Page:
“The PCC’s 24-hour pre-publication advice and the anti-harassment services – both praised throughout the course of the Leveson Inquiry – are also still fully operational. PCC staff are available at all times to advise members of the public further, and to offer practical, immediate assistance.”
Since last week’s round up there are a number of “resolved” PCC complaints to report: Mr Julian Assange v The Observer The Observer, clause 1, 09/03/2012; Mrs Christine Hemming v Sunday Mercury, clause 1, 08/03/2012; Mrs Carol Mlatem v South Wales Argus, clause 3, 08/03/2012; Ms Pamela Fenton v Sunday Mail, clause 1, 08/03/2012; Mr Peter Mendham v East Anglian Daily Times, clause 1, 08/03/2012; Mr Peter Mendham v Eastern Daily Press & East Anglian Daily Times, clause 1, 08/03/2012; A woman v The Daily Telegraph, clauses 6, 9, 08/03/2012; Jennie Kermode v The Spectator, clause 1, 08/03/2012.
The Tabloid Watch blog reports on a costume business owner’s complaint with a Daily Mail article which alleged she lived “her modern life dressed as her heroine Charlotte Bronte“. The complainant’s own account, which describes her negotiations with the Mail through the PCC, can be found on her blog. The Mail’s correction is here.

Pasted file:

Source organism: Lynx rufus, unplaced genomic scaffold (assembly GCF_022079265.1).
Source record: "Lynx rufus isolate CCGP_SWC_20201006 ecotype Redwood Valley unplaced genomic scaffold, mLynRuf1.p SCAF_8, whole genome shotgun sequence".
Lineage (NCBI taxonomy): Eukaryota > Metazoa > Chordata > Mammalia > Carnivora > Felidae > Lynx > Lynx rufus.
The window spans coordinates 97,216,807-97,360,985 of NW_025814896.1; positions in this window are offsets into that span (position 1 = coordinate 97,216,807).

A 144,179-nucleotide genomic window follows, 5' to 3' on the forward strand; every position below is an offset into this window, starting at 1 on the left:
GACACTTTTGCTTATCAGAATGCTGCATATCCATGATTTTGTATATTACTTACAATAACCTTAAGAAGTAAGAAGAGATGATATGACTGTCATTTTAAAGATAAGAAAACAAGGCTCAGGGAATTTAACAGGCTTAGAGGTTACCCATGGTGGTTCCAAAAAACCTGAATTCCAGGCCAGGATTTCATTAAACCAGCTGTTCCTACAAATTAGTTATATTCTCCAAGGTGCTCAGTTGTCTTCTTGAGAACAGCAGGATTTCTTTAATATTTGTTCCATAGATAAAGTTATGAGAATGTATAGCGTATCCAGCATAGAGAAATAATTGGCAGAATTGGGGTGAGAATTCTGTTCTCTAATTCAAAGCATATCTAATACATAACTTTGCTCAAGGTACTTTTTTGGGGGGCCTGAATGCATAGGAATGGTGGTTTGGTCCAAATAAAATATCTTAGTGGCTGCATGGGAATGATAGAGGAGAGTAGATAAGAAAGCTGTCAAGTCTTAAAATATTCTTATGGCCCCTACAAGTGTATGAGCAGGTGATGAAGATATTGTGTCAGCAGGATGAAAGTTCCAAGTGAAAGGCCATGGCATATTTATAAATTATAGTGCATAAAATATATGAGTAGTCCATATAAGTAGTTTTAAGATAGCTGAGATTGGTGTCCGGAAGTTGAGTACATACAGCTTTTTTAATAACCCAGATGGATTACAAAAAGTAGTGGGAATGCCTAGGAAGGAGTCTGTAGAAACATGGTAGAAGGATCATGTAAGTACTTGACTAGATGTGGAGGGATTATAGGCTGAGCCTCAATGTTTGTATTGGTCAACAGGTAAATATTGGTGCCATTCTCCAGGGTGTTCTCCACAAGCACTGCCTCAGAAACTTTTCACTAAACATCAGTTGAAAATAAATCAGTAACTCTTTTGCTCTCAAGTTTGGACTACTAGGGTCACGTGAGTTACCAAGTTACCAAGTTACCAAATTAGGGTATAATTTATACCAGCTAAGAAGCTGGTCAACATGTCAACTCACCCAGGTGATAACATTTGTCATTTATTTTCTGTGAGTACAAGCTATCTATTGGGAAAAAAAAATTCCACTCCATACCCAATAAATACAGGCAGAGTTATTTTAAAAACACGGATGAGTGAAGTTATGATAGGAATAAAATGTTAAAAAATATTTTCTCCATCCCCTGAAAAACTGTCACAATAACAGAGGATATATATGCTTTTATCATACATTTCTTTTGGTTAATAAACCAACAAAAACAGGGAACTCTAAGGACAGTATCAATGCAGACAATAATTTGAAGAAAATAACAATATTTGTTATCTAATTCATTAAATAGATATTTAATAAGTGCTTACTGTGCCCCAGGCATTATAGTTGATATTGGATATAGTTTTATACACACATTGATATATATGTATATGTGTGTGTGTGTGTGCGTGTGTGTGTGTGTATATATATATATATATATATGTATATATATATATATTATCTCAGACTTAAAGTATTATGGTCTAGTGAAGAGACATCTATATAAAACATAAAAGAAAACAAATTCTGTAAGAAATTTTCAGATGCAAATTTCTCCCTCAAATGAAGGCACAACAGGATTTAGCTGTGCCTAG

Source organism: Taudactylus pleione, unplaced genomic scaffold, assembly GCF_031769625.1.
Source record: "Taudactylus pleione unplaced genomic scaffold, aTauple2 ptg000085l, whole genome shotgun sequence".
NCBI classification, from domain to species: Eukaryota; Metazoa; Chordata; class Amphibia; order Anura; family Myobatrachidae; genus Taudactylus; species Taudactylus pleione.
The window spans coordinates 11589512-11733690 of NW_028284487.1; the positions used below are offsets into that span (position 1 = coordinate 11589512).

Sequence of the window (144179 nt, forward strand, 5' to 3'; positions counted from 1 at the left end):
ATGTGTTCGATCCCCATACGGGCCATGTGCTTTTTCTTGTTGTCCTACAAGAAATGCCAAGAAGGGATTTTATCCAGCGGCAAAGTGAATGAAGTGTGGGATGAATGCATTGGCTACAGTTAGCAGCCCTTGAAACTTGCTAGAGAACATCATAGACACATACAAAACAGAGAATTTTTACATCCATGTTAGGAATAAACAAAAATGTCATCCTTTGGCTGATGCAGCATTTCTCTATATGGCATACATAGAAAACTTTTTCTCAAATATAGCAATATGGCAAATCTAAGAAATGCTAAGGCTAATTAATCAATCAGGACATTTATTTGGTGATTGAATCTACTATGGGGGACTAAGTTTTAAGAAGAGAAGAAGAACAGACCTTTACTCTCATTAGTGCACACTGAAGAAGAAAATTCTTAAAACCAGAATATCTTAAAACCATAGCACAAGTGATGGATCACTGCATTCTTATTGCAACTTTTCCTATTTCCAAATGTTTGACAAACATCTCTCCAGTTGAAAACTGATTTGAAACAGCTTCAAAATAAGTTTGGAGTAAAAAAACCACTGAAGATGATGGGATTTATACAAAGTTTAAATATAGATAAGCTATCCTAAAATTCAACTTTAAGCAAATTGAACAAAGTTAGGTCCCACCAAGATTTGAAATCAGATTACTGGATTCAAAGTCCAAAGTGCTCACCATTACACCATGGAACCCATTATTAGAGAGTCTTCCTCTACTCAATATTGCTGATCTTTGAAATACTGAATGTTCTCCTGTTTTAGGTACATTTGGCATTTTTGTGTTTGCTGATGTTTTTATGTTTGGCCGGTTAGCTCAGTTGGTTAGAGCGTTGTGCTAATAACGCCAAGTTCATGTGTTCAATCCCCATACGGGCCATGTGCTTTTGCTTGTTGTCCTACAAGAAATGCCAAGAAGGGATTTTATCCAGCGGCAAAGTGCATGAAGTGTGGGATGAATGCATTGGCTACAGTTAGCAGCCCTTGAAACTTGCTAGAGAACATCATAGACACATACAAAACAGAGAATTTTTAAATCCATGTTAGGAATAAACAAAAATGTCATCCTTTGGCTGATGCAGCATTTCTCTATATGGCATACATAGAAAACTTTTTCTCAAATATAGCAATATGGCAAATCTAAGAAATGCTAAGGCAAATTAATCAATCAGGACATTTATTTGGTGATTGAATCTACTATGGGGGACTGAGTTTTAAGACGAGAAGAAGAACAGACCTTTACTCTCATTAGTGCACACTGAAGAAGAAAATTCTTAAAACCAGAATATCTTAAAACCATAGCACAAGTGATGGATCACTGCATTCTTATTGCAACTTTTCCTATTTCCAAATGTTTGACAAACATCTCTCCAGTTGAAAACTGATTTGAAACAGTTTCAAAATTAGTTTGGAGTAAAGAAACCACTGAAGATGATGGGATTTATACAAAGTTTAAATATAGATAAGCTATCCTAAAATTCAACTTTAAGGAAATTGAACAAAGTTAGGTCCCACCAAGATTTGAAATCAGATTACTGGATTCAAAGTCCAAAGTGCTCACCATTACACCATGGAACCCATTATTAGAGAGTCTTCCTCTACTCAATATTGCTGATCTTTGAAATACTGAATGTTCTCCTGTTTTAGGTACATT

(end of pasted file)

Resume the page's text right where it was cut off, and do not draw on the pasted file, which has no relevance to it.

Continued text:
The BBC Trust has launched a public consultation “on a series of proposed changes to the BBC’s complaints process“, it announced here. It also confirmed plans to: “Create a corrections and clarifications page on the BBC website; Appoint a ‘Chief Complaints Editor’ within the BBC to coordinate complaints handling activity across the BBC Executive, ‘fast-tracking’ specific complaints if necessary; and Establish a guide informing people where to complain (both within the BBC and externally).”
Research & resources
Inforrm published an edited extract from Paul Tweed’s new book, Privacy and Libel Law: The Clash with Press Freedom, which will be published by Bloomsbury in March 2011.
A recent article by Anne Sy Cheung, University of Hong Kong, available on the SSRN network looks at “online shaming against those who have violated social norms”.It is entitled “Revisiting Privacy and Dignity: Online Shaming in the Global E-Village” (February 24, 2012).